The office of Career Services hosted its second The 2-Hour Job Search presentation by Steve Dalton, acclaimed author of the book by the same name. The presentation took place on Monday, October 10, in Wishnik Hall Auditorium on the Mies campus, with an impressive turnout of 136 students. Dalton is the Program Director for Daytime Career Services at Duke University’s Fuqua School of Business. Prior to entering the career services industry, Dalton was a strategy consultant at A.T. Kearney and an associate marketing manager at General Mills. Steve’s style of imparting his knowledge is fun, practical and very engaging.

“The 2-Hour Job Search” is a must-have for any person seeking a job. Firstly, it breaks away from the convention of applying to companies through job portals and through the company’s website, because, according to Dalton, this puts the candidate in a pool of hundreds if not thousands of other job seekers. The resumes are then evaluated by resume screeners to filter out candidates with desired qualities. This process is inefficient and tiring, not only for job seekers but also for recruiters, as this selects many candidates who either lie on their resumes or do not possess the skills required for that position.

Students found Dalton’s techniques and methods immensely useful. They develop a completely innovative approach towards the job search process. Here’s what some students had to say about Steve’s “The 2-Hour Job Search” workshop.

“It was an awesome presentation overall. Really glad I was able to attend.”

“[It] provided useful job search strategies, which I didn’t know.”

“Very well articulated.”

“Well structured.”

“Great presentation.”

Steve Dalton’s approach to the job search process is scientific. He primarily advocates focus on personal connections by utilizing LinkedIn and other social media to develop relationships with people who are working in the company the job seeker is interested in.

Here is a quick overview of Dalton’s 3-Step strategy that is now famously coined as “The 2-Hour Job Search”


Dalton suggests sorting out the most relevant companies from a pool of companies in the industry as this helps the candidate get more accuracy in his job search and also helps save time. Then, the candidate should create at least three unique identifiers to prioritize the company in order of preference and also to generate a metric based system for classifying companies. Examples of such attributes can be, Alumni (Yes/No), Motivation (scale of 1-5), and Hiring (1-5, where 1 is not hiring).


After selecting top five companies, the next step is for the candidate to contact employees from these companies. Dalton has ranked four types of connections in order of return on effort: Most recent alumni, undergraduate alumni, group connections and fan mail. The first three can be found on LinkedIn and the last on Google.

Dalton went on to exemplify how to connect to someone not in the job seekers network. He also gave students examples and guidelines for e-mails and messages that should be sent to these unknown employees for informational interviews.


Dalton very cleverly outlines a process for creating a connection with an employee without directly letting them know that you’re seeking employment opportunities in their firm. He encourages students not to sell themselves, but to be more ‘likeable,’ because not everyone can ‘sell,’ but anyone can be more personable. He then elaborates on how an informational interview should be conducted, be it over the phone or in person. He presents students with a very useful ‘small talk’ strategy that involves asking personal questions to the interviewee based upon his previous responses to build up a rapport with other person. These techniques are not only useful in one’s professional life but also personal relations. He also provides students with a sample follow up schedule for maintaining contact with employees and to filter out those that are not likely to help students out, a category of people he calls ‘Obligates’ and ‘Curmudgeons’. His strategy is to focus more on those who are most likely to help the job seeker out, people he labels “‘Boosters’.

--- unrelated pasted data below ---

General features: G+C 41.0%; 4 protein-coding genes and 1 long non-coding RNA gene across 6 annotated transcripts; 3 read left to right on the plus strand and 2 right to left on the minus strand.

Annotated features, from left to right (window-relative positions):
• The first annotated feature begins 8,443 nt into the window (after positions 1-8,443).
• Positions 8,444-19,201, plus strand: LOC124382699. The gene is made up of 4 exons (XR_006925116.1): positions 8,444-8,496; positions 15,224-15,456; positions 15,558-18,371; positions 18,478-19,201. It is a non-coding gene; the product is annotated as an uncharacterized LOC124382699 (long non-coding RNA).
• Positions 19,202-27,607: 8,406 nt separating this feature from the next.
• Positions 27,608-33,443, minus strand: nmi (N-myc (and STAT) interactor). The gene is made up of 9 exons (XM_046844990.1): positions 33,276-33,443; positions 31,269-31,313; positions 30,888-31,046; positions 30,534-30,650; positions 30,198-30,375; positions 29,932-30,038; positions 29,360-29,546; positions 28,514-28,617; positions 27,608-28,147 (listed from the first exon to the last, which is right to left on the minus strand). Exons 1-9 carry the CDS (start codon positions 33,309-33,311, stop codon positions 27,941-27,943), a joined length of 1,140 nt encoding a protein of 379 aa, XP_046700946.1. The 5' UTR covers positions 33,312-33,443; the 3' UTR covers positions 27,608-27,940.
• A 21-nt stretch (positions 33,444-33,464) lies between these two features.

In a nutshell, Steve Dalton’s methodology is to move away from a ‘Market Norm” where a person is judged by the professional traits and qualifications he/she possesses to a more ‘Social Norm’ where the candidate has a better chance of developing a long term relationship with the company employee.

As an active job seeker in my last semester, I found all these tools extremely useful. Personally, I have seen that references and connections can go a long way in the professional world. At least for seeking entry level jobs, the adage – ‘It’s not what you know, it’s who you know’ is empirically true.



Join the 2-Hour Job Search – Q&A Forum LinkedIn Group to receive 2HJS updates and ask questions. Steve Dalton can be followed on Twitter (@Dalton_Steve) and The Huffington Post.

written by Dennis Anand, MSF, 2016

Dennis Anand is a second year Stuart School of Business Masters in Finance student with a concentration in Financial Engineering. He completed his undergraduate degree in Commerce and Economics at Panjab University in India and his M.B.A in Finance at Army Institute of Management in India before working for three years in a bank as an Assistant Manager. Dennis enjoys playing the guitar and is an avid reader. He works as Communications and Social Media Assistant in the office of SASDI at Illinois Tech.

Streamlining Your Job Hunt Process: A Review of “The 2-Hour Job Search” Presentation
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